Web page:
Keith J. Devlin, Life by the Numbers Keith J. Devlin, Life by the Numbers (1999), Wiley, ISBN: 0471328227— Why do leopards grow spots when tigers grow stripes? Is the universe round, square, or some other shape? How do a golf ball's dimples give it greater lift? Only one tool of the human mind has the power and versatility to answer so many questions— mathematics. In this fascinating book, Keith Devlin reveals the astonishing range of creative and powerful ways in which scientists, artists,athletes, medical researchers, and many others are using mathematics to explore our world and to enhance our lives. You'll find delightful nuggets in each of the eight chapters: Invisible Universe, Seeing is Believing, Patterns of Nature, Numbers Game, Shape of the World, Chances of a Lifetime, A New Age, It's an M World. Lavishly illustrated with over 160 photos, this book deliberately leaves out equations and formulae, yet it imparts a sense of wonderment and the sheer fun of seeing our world through mathematical eyes. 5 stars
Martin Gardner, Magic Numbers of Dr. Matrix Martin Gardner, The Magic Numbers of Dr. Matrix (1985), Prometheus Books; ISBN: 0879752823— The author brings together in this book all his Scientific American columns on Dr. Irving Joshua Matrix, considered by many to be the greatest numerologist of all time. He was the first to reveal that the computer HAL in Kubrick's 2001 is obtained by shifting each letter of IBM back one letter in the alphabet. Dr. Matrix tells Gardner: “Numbers have a mysterious life of their own.” As you delve into his secret world you'll master some significant combinatorial math and number theory. Dr. Matrix challenges us with many remarkable puzzles, which are clearly answered in the back of the book, together with commentary and references by Gardner to enlighten the uninitiated. My favorite chapter in this book is on numerology of the King James Bible. Dr. Matrix proves that Methuselah died in the very year of the Flood at age 969. He even comes up with 3.1416 for pi based on I Kings 7:23. 4 stars
Best By Number David Boyle & Anita Roddick, Numbers (2004), Chelsea Green Publishing; ISBN: 0954395921— Numbers can unlock secrets, split atoms, reveal the inner workings of people and machines, or draw patterns of jaw-dropping complexity and beauty. In the East, they have mystical significance— they can tell the future and are the key to the secret harmonies of the universe. Numbers can also make us angry, make us laugh, or elicit tears. Did you know that 3.7 million Americans claim to have been abducted by aliens? While numbers can reveal, they can also conceal. Numbers can be convincing liars. This book encourages a healthy skepticism toward those who would have us quantify the universe and all its minutiae, including our own humanity. This is a collection of some of the most peculiar, bizarre, shocking, or hilarious numbers we could find. They are meant to make you think, to challenge your assumptions (and your credulity), to make you laugh, to move you to action, or simply to entertain. This book also offers a glimpse into the history of humanity's fascination with numbers and how our relationship with them ultimately reveals how we relate to each other and our world. 4.5 stars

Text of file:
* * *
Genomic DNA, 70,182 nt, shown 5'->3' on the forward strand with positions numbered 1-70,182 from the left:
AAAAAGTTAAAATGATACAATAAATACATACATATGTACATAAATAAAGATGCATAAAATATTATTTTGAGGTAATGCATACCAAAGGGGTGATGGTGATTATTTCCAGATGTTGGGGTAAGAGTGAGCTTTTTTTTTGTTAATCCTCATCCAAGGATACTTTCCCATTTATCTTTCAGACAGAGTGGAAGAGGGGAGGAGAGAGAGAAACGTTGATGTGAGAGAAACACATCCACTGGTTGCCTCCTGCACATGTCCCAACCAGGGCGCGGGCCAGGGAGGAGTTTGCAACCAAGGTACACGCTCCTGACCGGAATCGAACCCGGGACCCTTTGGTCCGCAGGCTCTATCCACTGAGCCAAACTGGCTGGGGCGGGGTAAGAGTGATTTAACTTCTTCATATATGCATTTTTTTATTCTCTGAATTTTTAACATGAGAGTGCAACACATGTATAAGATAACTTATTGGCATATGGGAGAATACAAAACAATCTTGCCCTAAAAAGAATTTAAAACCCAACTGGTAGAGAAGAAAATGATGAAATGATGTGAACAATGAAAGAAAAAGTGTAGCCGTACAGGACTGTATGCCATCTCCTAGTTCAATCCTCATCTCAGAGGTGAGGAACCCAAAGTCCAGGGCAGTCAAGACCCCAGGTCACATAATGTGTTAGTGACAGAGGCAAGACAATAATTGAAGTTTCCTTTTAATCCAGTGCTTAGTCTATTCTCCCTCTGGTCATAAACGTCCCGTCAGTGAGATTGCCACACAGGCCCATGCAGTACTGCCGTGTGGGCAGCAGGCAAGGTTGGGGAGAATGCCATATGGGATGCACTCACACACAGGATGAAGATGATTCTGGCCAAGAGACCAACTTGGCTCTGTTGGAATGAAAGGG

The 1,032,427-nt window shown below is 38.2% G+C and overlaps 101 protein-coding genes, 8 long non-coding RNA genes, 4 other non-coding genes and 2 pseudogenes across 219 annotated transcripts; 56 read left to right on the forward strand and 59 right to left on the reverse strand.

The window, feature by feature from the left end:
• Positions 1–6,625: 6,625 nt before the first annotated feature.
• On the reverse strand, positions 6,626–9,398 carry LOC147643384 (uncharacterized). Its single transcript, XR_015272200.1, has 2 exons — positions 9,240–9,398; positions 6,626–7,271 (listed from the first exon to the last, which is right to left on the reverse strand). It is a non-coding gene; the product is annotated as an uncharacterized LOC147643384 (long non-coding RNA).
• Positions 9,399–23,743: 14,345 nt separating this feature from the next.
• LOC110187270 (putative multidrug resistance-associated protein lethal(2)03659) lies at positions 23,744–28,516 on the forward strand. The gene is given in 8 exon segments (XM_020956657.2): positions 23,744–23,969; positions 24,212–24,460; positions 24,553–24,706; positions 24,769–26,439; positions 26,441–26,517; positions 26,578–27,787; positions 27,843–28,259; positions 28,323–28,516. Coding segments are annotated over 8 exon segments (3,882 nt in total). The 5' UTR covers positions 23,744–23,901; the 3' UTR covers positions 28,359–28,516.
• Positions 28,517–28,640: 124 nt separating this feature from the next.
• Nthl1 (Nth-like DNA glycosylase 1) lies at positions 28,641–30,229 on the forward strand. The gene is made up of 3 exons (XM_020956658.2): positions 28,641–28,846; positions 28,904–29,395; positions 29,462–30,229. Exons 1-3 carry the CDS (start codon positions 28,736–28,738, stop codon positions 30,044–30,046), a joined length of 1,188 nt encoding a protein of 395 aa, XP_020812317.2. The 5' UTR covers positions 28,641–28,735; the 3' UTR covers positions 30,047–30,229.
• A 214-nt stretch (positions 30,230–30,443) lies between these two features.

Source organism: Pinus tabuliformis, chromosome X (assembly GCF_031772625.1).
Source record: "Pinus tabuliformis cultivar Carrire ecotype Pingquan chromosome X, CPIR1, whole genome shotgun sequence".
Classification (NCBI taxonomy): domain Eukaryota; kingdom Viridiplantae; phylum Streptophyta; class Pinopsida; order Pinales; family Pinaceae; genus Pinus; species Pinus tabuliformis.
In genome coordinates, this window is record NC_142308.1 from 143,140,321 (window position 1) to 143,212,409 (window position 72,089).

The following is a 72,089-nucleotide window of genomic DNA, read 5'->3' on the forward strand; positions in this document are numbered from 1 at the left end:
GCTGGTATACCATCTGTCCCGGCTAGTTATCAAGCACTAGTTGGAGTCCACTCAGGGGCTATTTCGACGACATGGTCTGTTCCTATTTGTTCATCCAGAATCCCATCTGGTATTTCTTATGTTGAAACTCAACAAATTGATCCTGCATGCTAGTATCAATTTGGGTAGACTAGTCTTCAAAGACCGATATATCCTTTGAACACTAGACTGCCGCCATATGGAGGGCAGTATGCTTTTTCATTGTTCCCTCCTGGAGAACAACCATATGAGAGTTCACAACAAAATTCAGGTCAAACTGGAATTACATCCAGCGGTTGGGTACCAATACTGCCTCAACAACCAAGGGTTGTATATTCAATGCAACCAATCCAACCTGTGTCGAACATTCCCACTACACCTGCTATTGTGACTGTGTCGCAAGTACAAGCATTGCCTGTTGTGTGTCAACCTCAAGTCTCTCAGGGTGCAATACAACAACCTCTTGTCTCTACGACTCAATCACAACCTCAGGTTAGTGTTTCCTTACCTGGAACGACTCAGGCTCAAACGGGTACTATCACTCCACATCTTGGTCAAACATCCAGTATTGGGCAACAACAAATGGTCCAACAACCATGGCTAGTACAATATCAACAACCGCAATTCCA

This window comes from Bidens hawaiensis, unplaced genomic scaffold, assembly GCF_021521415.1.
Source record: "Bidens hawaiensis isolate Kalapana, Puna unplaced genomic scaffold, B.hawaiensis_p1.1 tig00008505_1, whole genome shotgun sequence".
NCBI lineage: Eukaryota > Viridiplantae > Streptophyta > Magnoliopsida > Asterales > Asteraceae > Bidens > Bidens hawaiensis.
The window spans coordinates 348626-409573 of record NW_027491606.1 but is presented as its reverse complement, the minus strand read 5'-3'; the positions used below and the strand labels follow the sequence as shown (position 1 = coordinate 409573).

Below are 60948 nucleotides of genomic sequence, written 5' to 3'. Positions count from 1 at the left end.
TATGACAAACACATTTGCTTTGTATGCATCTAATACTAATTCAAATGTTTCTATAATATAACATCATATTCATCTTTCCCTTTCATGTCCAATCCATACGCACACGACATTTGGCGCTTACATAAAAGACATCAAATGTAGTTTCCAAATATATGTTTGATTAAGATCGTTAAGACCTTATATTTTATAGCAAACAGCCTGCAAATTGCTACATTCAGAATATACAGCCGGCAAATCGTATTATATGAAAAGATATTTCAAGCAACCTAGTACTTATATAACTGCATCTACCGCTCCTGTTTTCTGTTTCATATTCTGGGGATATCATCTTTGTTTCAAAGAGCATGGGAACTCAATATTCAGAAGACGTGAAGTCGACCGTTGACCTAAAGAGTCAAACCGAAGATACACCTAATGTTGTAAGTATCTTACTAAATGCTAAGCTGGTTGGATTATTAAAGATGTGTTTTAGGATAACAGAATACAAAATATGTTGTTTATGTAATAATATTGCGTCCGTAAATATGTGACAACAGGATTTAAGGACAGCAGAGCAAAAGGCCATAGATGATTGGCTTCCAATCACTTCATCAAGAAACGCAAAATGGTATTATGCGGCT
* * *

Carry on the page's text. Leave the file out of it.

Jack Looney, Now Batting Number Jack Looney, Now Batting Number... The Mystique,
Superstition, and Lore of Baseball's Uniform Numbers
(2006), Black Dog & Leventhal Publishers; ISBN: 1579125751
— In Now Batting, Number..., baseball historian Jack Looney reveals the little-known facts and nuances behind the numbers players wear on their backs. At the center of the book is a substantial section listing the complete rosters of all 30 Major League teams including each player's number and position. Other lists include every retired number listed by league and team, every retired number listed by position, and famous players' numbers and every other player who ever honored them by wearing that number (listed by number). Chapters include "Boyhood Idols" (players who chose numbers to honor heroes, fathers, grandfathers, and friends), "Birthday Babes" (players who have worn the same number as their day, month, or year of birth), and "Early Innings" (the history of numbering in Major League baseball). 5 stars
Best By Number Sporting News, Best By Number: Who Wore What With Distinction (2006), Sporting News; ISBN: 0892048484— The colorfully illustrated book takes you behind the scenes with amazing anecdotes of why players chose or were assigned their famous numbers, but most important, Sporting News tells you authoritatively who was the best of the best, 0-99, including what are sure to be surprise selections that will be debated for years. Yankee fans know that the uniform #3, 4, 5, 7, 8 belonging to Ruth, Gehrig, DiMaggio, Mantle, and Berra are all retired. Football fans know Joe Montana, Steve Young, and Jerry Rice wore #16, #8, and #80 playing for the San Francisco 49ers. Numbers have been a part of sports lore since they first appeared on uniforms back in the Roaring 20s. But who's the best player ever to wear #32. Or who's the best 44: Reggie Jackson, Hank Aaron or Jerry West? Sporting News, which has 120 years of covering sports as a foundation, makes those decisions in the highly-entertaining book Best by Number. 4.5 stars
Number Freak Derrick Niederman, Number Freak: From 1 to 200— The Hidden Language of Numbers Revealed (2009), Perigee Trade; ISBN: 0399534598— Mathematician Derrick Niederman takes readers on a guided tour of the numbers 1 to 200— covering everything from basic mathematical principles to ancient unsolved theorems, from sublime theory to delightfully arcane trivia. Illustrated with diagrams, drawings, and photographs, plus 50 challenging mathematical brainteasers (with answers), this book will fascinate and engage readers of all levels of mathematical skill and knowledge. Includes such gems as: • There are 42 eyes in a deck of cards, and 42 dots on a pair of dice. • In order to fill in a map so that neighboring regions never get the same color, one never needs more than four colors. 4 stars